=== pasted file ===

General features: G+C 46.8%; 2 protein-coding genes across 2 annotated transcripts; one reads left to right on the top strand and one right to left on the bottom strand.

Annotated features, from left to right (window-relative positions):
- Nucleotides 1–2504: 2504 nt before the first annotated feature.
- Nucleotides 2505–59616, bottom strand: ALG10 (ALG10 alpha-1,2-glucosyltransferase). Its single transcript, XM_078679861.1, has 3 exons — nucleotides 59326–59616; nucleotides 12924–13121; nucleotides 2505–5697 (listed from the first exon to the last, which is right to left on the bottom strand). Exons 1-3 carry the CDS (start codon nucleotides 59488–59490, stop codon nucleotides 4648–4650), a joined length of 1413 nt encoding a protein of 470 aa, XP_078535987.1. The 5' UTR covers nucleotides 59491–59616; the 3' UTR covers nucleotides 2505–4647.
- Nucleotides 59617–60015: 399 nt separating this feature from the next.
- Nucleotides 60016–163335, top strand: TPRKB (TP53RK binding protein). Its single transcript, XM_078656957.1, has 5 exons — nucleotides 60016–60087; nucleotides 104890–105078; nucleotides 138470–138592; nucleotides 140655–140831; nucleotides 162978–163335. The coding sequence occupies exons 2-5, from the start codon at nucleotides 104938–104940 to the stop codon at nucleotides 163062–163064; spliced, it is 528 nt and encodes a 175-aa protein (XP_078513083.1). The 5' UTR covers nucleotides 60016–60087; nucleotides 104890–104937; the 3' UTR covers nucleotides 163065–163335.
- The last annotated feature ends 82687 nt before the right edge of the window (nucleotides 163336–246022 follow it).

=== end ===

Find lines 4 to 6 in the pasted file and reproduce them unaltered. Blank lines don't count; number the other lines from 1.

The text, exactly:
- Nucleotides 2505–59616, bottom strand: ALG10 (ALG10 alpha-1,2-glucosyltransferase). Its single transcript, XM_078679861.1, has 3 exons — nucleotides 59326–59616; nucleotides 12924–13121; nucleotides 2505–5697 (listed from the first exon to the last, which is right to left on the bottom strand). Exons 1-3 carry the CDS (start codon nucleotides 59488–59490, stop codon nucleotides 4648–4650), a joined length of 1413 nt encoding a protein of 470 aa, XP_078535987.1. The 5' UTR covers nucleotides 59491–59616; the 3' UTR covers nucleotides 2505–4647.
- Nucleotides 59617–60015: 399 nt separating this feature from the next.
- Nucleotides 60016–163335, top strand: TPRKB (TP53RK binding protein). Its single transcript, XM_078656957.1, has 5 exons — nucleotides 60016–60087; nucleotides 104890–105078; nucleotides 138470–138592; nucleotides 140655–140831; nucleotides 162978–163335. The coding sequence occupies exons 2-5, from the start codon at nucleotides 104938–104940 to the stop codon at nucleotides 163062–163064; spliced, it is 528 nt and encodes a 175-aa protein (XP_078513083.1). The 5' UTR covers nucleotides 60016–60087; nucleotides 104890–104937; the 3' UTR covers nucleotides 163065–163335.